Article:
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The powerless

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The boy looks longingly towards the isle –
a dreamy world away, where lies his fate.
Three steely locks hold hard the hated gate;
young Trefor tries to break the chains a while.
He sees beyond his reach the stony stair
that winds around and down below the earth,
and underneath the water’s merry mirth
leads out, then rises up to island fair.
But Fairy Sight, not Fairy Strength, has he;
and soon, despondent, finds that force must fail;
the sky’s delight remains in dreams, her jail,
and so it seems that he must seek the key.
Although he is the one that Merlin chose,
deep down, he’s just a boy, Sir Trefor knows.

The forest seems to laugh with leafy breath;
no way remains behind for his return.
Already he has lost one life to learn
without the help of Fay, that path means death.
Beyond the road before him is the sea,
but as the Fool advised, no hope can lie
in seeking on Sir Robert’s ships to fly -
and so he has to fight; he cannot flee.
One thing it is to face a martyr’s fate,
when faith requires you hold, and won’t go back;
another still to scale, when plans you lack,
the halls of hell that laugh at you in hate.
With trembling heart he casts on God his load
before he dares to face the castle road.

But as he turns to face the way of fear,
in mild surprise, his eyes behold instead
two lovers lost in worlds of words unsaid;
the Fool, and one who smiles whilst others sneer.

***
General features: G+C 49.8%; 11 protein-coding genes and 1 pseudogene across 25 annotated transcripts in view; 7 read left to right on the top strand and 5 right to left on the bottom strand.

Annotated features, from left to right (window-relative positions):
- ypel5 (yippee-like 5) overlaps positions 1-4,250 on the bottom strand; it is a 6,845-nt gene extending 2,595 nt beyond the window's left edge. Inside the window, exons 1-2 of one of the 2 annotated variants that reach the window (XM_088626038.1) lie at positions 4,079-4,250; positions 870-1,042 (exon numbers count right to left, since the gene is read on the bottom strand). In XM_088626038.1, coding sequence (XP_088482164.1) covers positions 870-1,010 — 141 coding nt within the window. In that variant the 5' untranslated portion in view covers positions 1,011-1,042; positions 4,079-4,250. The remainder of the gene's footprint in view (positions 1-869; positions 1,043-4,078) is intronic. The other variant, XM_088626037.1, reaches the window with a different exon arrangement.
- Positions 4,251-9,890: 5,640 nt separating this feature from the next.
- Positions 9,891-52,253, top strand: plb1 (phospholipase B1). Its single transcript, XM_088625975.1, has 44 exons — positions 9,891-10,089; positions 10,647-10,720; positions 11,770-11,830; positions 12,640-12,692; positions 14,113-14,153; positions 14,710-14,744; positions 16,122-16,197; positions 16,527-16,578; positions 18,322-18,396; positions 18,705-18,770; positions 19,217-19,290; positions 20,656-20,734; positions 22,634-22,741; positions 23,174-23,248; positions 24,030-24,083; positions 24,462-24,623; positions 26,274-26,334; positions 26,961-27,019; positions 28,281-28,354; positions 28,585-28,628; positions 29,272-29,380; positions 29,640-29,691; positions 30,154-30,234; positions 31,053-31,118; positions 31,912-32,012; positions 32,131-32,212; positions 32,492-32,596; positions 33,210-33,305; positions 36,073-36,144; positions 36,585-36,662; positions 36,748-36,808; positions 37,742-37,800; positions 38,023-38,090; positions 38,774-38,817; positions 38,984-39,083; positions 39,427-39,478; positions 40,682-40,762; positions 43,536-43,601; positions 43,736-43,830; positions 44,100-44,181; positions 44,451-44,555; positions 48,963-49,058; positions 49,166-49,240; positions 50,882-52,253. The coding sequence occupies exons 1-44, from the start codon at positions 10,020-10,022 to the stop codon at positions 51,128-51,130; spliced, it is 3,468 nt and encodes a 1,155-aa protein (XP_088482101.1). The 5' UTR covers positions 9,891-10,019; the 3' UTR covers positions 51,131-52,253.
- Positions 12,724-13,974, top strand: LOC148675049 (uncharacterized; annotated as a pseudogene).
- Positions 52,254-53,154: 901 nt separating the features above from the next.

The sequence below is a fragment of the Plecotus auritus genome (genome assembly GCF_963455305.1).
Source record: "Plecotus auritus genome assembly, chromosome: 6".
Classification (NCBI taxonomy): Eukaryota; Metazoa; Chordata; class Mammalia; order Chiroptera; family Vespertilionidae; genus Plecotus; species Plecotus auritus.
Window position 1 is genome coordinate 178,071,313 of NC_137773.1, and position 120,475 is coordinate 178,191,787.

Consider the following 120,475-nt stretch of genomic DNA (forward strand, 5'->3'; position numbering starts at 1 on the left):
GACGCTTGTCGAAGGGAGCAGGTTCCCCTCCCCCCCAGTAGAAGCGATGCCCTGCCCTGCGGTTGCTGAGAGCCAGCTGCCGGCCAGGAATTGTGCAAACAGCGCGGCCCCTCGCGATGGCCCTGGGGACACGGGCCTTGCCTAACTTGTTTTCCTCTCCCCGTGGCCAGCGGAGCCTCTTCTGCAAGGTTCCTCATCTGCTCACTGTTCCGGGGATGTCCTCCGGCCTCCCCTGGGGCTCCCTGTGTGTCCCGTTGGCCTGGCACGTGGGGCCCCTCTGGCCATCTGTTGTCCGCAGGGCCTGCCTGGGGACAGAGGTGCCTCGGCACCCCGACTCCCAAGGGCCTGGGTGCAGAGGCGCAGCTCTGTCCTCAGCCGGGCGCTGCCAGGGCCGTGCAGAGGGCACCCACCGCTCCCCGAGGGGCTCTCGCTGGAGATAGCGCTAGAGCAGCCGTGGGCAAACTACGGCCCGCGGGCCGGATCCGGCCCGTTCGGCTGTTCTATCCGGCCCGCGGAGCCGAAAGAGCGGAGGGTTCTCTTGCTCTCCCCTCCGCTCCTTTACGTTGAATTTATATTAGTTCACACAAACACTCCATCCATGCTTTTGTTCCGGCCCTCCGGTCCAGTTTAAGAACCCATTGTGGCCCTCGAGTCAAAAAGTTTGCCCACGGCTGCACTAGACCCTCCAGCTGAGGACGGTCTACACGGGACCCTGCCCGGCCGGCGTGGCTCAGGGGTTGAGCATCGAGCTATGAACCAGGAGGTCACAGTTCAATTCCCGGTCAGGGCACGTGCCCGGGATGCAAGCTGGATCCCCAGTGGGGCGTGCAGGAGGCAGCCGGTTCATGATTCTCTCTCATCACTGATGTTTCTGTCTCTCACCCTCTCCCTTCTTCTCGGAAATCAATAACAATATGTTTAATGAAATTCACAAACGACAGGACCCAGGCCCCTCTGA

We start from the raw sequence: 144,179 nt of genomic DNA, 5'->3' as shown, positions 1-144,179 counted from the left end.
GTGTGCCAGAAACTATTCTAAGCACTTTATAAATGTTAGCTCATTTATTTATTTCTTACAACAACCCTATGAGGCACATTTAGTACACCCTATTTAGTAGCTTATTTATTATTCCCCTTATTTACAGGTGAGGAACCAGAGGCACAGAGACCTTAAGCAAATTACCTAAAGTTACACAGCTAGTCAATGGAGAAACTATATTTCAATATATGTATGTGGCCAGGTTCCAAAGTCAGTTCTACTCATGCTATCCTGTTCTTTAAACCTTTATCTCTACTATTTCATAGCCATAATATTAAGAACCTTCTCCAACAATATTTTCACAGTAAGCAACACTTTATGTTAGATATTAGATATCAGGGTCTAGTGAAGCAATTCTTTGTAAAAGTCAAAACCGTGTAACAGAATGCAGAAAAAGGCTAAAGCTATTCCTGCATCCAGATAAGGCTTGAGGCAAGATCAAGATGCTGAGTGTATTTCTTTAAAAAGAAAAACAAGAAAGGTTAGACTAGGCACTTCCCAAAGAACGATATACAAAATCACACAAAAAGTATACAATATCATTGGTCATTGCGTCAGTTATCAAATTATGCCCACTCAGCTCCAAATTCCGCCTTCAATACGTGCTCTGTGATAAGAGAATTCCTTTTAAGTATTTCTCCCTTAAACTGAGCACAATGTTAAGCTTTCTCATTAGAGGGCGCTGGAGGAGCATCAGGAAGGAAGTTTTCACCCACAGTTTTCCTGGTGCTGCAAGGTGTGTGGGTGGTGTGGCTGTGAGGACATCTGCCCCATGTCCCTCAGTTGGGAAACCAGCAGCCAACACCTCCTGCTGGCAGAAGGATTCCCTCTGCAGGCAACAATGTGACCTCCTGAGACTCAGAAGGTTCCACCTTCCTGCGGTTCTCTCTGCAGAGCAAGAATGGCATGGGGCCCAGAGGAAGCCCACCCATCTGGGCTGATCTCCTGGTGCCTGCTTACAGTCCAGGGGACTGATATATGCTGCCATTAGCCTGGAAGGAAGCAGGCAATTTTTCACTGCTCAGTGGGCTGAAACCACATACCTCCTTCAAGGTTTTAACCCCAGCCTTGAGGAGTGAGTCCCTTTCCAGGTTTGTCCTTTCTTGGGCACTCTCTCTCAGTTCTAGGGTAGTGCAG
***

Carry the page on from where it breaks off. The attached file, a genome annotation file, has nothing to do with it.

For young Columba comes to watch the water;
her robes of brightest blue, a precious dye;
a flower in the field reflects the sky,
the dove cote keeper’s precious only daughter.
Like others, pressed incessantly to reaping,
her long hair, brown, unbound, smells like the hay
in which the Fool desires to lie all day,
and have her little life within his keeping.
But hope for them is lost; the whole land weeps;
droit de seigneur, Sir Robert claims and keeps.

“Pretty flower,
sweet the hour;
colours clear
dress my dear!
Walk a while
as we smile –
be thou mine,

“Dearest Fool,
Robert’s rule
now denies
lovers’ sighs.
You know well
merry hell
dulls our light;
Robert’s right.”

“Then may we
cherish love,
precious dove?
If foul law
bars us more,
marry not -
passions, plot!”

“Rather we
ought to flee
Robert’s hand.
Arthur’s land
is our hope;
let’s elope!
Run with me,
and be free!”

“But I fear,
sweetest dear,
this my pain;
flight is vain.
Forests deep
round us creep;
guarded ships
hope eclipse.”

“Live a lie?
Sooner, die!
Don’t give up,
God will come,
sugar plum;
still adore;
hope the more!”

“Maiden fair,
I despair.
You are right
in God’s sight.
I know not
any plot;
still be mine,

Columba turns, and sees the boy’s disguise;
alone within the forest she would walk,
and with the Fay had lingered long to talk;
their pretty visions do not fool her eyes.
She sees in him small doubt, but great confusion,
within a fairy folly like a knight;
and though he’d never shirk to fight faith’s fight,
he’s still a lonely boy who fears delusion.
Then suddenly she sees he is the one
that Lionel’s land have hoped for many years,
that none had dared to be for all their fears;
the one their God now rests his hopes upon.
Cacophony of feelings fills her breast;
at once exultant, baffled, and distressed.

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